To Test or Not to Test?

By Briana Brady, Opinion Editor–

UTC Vice Chancellors Tyler Forrest and Yancy Freeman sent out a joint email earlier last week to the UTC community informing members that starting that week, approximately 1,000 students, faculty, and staff would be chosen to participate in the following week’s “Routine COVID Testing Program.”

According to the Q&A section on the UTC website relating to routing testing, it is possible for an individual to be asked to participate more than once a semester. If an individual has had COVID in the past 90 days or lives out of town, is taking classes fully online, or has symptoms at the time of scheduled testing, they may submit a Waiver Request Form for exemption.

Testing takes place at the Collins Street Annex, located on the edge of campus. While the process is not especially inconvenient since the Center permits participants to theoretically find a time that fits their schedule, it has yet to be seen how much flexibility in scheduling there really is. Additionally, I take issue with the fact that the University is undergoing the staffing efforts, testing costs, and soliciting student, staff, and faculty cooperation to put routing testing in place, yet they are choosing to use rapid tests. According to MD Anderson, these tests are more likely to miss the presence of the virus if the patient is not shedding a high viral load, and could miss some key carriers or low-viral load positive cases.

I realize that in order to implement a routine testing program, rapid tests are really the only practical option. However, while other schools like Sewanee have been really successful in mitigating the spread of the virus on campus through many measures including weekly routine testing, they also have very different campus circumstances, climates, and student populations in comparison to that of UTC. At Sewanee, they have around 1,600 total students. Last semester, their bubble approach, like Vassar’s, meant that students were to remain on campus unless they had an essential reason to leave, like a medical appointment. Campus staff at Sewanee provided rides for students to pick up Walmart orders, and extracurriculars were brought to campus instead of held off campus. However, a residential college in a less urban environment can do that. It’s not practical at UTC.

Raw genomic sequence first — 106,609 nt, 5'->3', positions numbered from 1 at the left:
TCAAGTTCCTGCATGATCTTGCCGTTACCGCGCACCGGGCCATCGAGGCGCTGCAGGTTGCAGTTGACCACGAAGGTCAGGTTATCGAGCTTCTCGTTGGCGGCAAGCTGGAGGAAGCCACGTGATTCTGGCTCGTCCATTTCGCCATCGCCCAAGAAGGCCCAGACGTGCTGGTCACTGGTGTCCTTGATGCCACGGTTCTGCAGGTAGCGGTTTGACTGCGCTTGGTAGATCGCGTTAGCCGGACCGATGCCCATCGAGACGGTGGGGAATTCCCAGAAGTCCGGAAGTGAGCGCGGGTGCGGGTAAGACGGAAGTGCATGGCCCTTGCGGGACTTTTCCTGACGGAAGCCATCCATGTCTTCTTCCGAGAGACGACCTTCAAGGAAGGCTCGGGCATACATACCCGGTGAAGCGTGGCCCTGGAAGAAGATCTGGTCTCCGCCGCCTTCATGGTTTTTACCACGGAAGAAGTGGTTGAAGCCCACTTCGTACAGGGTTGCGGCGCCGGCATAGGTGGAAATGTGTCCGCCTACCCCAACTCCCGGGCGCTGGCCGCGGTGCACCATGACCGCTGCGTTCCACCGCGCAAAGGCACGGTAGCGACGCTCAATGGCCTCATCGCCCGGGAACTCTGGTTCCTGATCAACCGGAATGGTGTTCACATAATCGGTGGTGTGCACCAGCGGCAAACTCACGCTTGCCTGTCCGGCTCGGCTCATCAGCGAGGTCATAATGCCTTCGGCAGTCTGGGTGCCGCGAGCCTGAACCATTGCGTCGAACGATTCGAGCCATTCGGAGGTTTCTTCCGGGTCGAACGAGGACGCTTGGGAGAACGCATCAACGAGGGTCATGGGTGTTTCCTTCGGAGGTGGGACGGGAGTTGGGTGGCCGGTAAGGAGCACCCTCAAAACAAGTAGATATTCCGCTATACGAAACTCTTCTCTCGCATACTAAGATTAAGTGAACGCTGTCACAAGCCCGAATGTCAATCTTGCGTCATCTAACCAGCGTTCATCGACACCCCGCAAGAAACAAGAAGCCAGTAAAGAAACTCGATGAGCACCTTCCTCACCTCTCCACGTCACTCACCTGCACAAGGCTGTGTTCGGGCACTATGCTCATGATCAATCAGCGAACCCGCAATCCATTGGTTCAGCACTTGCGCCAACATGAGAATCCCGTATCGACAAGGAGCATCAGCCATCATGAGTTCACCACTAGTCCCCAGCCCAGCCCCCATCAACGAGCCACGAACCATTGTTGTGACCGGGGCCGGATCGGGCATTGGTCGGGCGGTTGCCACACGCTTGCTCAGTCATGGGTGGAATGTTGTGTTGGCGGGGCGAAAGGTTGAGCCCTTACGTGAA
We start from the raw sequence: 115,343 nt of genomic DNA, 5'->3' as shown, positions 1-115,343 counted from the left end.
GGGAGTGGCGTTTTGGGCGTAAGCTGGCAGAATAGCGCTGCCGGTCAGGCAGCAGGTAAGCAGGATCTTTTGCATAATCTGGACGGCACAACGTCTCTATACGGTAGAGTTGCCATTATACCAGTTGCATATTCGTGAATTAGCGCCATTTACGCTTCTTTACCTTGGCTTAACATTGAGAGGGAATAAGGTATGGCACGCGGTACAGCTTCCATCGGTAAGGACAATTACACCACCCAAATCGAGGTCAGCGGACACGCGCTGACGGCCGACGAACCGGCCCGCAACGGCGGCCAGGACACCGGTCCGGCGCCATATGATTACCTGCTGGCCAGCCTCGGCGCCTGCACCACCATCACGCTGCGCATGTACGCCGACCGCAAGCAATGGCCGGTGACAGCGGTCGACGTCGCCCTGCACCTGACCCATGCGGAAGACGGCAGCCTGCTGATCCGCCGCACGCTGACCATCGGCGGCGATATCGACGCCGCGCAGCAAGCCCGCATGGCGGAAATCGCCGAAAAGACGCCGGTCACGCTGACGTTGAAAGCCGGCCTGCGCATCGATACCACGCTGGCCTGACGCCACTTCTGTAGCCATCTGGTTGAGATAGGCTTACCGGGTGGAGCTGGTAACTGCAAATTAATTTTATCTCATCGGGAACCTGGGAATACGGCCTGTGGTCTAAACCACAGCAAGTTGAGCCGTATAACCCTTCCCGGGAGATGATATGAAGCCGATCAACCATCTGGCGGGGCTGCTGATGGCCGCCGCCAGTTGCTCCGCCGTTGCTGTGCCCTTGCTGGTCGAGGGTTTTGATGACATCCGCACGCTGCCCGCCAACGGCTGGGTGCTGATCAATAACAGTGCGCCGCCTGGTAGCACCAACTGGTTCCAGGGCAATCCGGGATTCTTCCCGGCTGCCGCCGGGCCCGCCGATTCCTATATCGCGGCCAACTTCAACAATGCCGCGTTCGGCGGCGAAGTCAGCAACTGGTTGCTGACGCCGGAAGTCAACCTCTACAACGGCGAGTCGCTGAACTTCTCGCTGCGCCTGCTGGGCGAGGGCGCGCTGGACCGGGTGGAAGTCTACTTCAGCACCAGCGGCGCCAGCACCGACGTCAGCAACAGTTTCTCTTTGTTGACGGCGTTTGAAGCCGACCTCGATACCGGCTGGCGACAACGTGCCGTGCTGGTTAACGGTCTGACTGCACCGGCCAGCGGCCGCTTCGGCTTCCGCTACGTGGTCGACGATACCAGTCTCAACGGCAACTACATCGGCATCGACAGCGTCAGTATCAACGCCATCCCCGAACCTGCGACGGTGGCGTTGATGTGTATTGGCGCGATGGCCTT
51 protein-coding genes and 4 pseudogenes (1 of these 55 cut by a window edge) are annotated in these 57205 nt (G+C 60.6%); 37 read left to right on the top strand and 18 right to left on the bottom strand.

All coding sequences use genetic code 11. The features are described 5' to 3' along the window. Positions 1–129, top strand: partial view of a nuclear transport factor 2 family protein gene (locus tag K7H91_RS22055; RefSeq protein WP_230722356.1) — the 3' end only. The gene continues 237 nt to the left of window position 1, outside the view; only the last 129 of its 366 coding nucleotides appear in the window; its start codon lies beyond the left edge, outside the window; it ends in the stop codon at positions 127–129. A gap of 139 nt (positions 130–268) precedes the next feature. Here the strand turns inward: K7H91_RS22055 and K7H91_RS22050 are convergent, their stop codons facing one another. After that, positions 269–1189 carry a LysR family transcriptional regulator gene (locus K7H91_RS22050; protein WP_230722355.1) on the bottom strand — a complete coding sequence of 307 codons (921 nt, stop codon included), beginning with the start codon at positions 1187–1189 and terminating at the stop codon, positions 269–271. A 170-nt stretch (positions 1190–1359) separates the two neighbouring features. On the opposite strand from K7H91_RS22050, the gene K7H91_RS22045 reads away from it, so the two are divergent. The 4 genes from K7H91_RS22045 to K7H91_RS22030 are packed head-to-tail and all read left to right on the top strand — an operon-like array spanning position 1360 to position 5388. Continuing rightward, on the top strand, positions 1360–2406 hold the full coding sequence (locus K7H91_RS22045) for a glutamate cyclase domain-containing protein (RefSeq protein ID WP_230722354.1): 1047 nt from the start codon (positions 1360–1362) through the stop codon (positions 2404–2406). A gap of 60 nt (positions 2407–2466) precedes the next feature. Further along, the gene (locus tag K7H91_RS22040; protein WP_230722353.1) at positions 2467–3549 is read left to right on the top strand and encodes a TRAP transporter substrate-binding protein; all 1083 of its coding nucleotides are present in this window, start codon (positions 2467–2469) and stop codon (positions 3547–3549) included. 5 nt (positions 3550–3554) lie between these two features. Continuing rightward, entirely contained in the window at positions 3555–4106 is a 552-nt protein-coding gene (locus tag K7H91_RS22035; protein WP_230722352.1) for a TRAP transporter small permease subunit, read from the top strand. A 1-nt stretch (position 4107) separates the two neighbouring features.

Therefore, I’m also not sure how practical rapid testing is for UTC. As someone who publicly criticized the University for its lack of mask enforcement at the beginning of last semester, I am all for putting as many measures in place as we can to stop the spread, and I will be a willful participant in those protocols. However, UTC’s significant commuter population as well as the amount of off-campus housing makes it really difficult to maintain any kind of campus bubble, so the person that was tested one week may go out to a multitude of locations the next. Also, while 1,000 people are a lot to test in one week, at a school of over 10,000 students alone, how accurate is that sample pool going to be in reflecting the campus COVID status and/or preventing larger community spread that happens off-campus?

Lastly, while I don’t personally take direct issue with the new implementation of routine testing, I do wonder: Where did we as students, faculty, and staff sign off that we could/would be subject to testing that is “expected?” Somewhere, I’m sure it’s written in a form. But how much power does the University have to, well, technically invade someone’s private health matters? These are most assuredly things I’m thinking about.

As the weather warms up, I hope that more classes can be held outside when possible, masks will be worn both strictly and correctly (OVER the nose, folks!), and that people will simply be responsible about the social choices they make outside of school. With routine testing or without, these are certainly easy steps we can take as individuals to reduce our own potential for spreading COVID-19 in our campus community and beyond.

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